FARGO, N.D. — If you were one of the millions of families that purchased a real Christmas tree, your tree might be headed out the door this week.
Before you put your tree out for garbage collection, let’s look at some ways to repurpose your Christmas tree instead of putting it in the landfill.
First, check to see if your city has a Christmas tree recycling program. If not, here are some additional repurposing ideas.
If you are feeding birds over the winter you can set up your real Christmas tree near your bird feeder. The tree will provide extra cover for the birds as they visit your feeder and it also will provide shelter during winter weather.
You can also repurpose your real Christmas tree as a second bird feeding station. You can hang additional feeders, like suet feeders or make it a family activity and create your own bird feeders.
A couple of ideas for do-it-yourself feeders are to coat pinecones with peanut butter and bird seed or pop some popcorn to make a string of garland and hang it on the tree. The same can be done with dried cranberries. If fruit was not the most popular item on your menu for holiday celebrations, you can slice apples and oranges and hang them on tree to help clean out fruit that is past its prime.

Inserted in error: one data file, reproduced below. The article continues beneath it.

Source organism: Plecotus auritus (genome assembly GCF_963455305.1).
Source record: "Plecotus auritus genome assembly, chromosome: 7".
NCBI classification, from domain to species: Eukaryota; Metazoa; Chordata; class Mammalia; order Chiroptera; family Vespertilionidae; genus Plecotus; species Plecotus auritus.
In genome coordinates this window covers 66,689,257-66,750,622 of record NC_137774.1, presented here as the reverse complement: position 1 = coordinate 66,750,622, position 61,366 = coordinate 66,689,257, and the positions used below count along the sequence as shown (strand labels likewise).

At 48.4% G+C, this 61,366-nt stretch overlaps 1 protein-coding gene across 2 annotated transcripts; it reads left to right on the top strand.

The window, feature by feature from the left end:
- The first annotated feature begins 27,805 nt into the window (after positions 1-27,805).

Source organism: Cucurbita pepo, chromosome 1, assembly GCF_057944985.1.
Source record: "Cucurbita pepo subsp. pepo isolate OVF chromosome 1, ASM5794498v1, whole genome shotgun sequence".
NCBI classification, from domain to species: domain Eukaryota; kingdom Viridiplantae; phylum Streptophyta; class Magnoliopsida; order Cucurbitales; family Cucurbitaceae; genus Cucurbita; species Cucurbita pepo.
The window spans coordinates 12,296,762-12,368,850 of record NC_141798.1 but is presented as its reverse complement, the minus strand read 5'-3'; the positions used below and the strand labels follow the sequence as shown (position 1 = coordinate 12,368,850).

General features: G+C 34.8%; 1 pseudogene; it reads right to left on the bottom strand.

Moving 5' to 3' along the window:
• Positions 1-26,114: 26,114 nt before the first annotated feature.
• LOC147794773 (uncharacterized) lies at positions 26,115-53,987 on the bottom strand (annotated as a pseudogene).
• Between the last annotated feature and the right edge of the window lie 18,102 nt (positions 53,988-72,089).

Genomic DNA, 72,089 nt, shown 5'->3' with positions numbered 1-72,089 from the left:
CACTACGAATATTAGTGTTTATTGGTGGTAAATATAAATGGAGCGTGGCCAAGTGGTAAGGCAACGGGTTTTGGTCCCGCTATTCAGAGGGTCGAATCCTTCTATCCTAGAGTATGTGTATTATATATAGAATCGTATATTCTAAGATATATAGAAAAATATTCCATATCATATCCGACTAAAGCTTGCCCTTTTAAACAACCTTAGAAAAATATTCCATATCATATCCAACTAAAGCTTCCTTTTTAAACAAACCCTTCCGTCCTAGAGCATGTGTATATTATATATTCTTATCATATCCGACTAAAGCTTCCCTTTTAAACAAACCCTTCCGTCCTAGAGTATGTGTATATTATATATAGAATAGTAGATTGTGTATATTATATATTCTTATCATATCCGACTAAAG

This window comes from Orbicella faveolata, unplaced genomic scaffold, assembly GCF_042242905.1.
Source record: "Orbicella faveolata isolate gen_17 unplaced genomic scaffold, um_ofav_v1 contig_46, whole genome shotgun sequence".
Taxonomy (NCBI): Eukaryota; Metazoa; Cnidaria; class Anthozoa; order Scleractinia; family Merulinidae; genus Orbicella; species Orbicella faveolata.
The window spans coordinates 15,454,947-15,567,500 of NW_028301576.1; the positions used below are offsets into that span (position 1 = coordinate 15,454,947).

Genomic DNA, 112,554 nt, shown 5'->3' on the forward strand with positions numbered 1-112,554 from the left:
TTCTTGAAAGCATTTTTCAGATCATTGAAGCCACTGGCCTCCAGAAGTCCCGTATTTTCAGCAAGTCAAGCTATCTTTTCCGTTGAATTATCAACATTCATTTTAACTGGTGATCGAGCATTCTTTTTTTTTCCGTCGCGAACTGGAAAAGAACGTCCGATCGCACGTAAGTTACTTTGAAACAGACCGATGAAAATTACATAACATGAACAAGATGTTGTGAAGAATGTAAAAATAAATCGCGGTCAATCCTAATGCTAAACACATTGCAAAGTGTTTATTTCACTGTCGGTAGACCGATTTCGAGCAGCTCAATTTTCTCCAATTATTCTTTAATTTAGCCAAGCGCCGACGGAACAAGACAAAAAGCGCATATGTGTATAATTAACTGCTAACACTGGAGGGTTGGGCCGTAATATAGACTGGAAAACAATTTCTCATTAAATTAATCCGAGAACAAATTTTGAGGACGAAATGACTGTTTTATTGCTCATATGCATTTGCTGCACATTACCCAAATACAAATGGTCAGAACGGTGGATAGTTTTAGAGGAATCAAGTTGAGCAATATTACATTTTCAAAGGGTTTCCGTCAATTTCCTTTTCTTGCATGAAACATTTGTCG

Remember to take the time to watch the birds that visit your new bird feeding station. It might be more entertaining that the TV, especially if Blue Jays or squirrels get involved!
If feeding birds isn’t your thing, there are other ways to repurpose your real Christmas tree. The branches can be cut and used as mulch in your flower beds to protect perennials from soil temperature changes during the winter and early spring.
If you are crafty, let the trunk dry down and then cut it into slices or what I refer to as “tree cookies”. No, you can’t eat them, but they will be handy for all sorts of crafts. An example would be to make the tree cookies into a snowman ornament for your tree next year.
Another option is to save the trunk and use it as a trellis support to grow vines. In the fall, the trunk should be dry enough to be cut and used as firewood for roasting marshmallows.
As the holiday season is just about over and we turn the calendar over to 2022, I wish you a Happy New Gardening Year!
— Carrie Knutson, NDSU Extension